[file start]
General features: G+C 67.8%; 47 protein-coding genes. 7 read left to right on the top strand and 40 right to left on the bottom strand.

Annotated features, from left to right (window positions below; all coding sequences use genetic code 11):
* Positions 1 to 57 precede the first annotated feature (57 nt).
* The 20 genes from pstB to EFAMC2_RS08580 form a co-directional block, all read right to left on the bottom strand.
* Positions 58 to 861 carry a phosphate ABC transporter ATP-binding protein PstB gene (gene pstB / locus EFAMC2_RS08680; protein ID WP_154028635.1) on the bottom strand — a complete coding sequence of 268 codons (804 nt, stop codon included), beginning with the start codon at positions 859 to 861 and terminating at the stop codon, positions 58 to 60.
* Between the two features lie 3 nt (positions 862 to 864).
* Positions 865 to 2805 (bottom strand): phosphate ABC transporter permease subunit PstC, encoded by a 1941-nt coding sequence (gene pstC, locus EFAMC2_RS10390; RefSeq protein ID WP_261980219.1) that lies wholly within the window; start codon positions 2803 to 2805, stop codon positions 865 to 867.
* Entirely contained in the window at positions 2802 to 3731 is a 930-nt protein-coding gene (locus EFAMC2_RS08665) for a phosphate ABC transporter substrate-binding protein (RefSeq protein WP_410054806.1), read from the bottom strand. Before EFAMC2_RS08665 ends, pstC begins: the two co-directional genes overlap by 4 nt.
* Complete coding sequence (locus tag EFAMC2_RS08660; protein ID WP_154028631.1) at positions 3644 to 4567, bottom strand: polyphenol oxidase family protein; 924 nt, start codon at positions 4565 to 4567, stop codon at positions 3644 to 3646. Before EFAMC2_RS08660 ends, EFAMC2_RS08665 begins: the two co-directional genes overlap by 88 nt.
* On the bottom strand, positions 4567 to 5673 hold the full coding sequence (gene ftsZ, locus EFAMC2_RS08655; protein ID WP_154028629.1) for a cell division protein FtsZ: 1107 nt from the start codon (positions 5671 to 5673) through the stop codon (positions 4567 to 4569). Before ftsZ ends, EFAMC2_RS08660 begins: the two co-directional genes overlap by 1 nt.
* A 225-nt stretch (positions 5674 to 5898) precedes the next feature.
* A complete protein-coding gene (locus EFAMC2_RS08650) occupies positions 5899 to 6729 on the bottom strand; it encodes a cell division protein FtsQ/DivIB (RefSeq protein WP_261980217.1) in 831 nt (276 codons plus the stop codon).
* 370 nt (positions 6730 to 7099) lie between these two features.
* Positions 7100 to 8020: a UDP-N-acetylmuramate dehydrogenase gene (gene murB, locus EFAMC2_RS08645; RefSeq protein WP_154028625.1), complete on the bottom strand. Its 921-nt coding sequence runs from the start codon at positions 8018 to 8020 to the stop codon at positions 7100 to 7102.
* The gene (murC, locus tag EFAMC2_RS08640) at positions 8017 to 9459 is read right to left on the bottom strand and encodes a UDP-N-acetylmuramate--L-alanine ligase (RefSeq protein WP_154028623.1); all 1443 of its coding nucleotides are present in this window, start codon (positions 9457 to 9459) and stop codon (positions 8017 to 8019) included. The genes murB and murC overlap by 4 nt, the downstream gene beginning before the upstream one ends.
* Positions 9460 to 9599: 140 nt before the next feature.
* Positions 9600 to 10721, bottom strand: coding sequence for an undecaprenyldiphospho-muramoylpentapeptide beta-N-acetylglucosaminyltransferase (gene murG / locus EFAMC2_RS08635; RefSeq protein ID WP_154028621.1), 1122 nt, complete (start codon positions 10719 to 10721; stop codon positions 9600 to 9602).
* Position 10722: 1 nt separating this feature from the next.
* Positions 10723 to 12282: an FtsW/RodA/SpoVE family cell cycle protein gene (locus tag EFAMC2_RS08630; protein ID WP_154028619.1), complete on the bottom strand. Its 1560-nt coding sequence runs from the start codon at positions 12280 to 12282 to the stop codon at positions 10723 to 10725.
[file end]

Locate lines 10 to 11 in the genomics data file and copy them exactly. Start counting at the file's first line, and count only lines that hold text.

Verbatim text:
* On the bottom strand, positions 4567 to 5673 hold the full coding sequence (gene ftsZ, locus EFAMC2_RS08655; protein ID WP_154028629.1) for a cell division protein FtsZ: 1107 nt from the start codon (positions 5671 to 5673) through the stop codon (positions 4567 to 4569). Before ftsZ ends, EFAMC2_RS08660 begins: the two co-directional genes overlap by 1 nt.
* A 225-nt stretch (positions 5674 to 5898) precedes the next feature.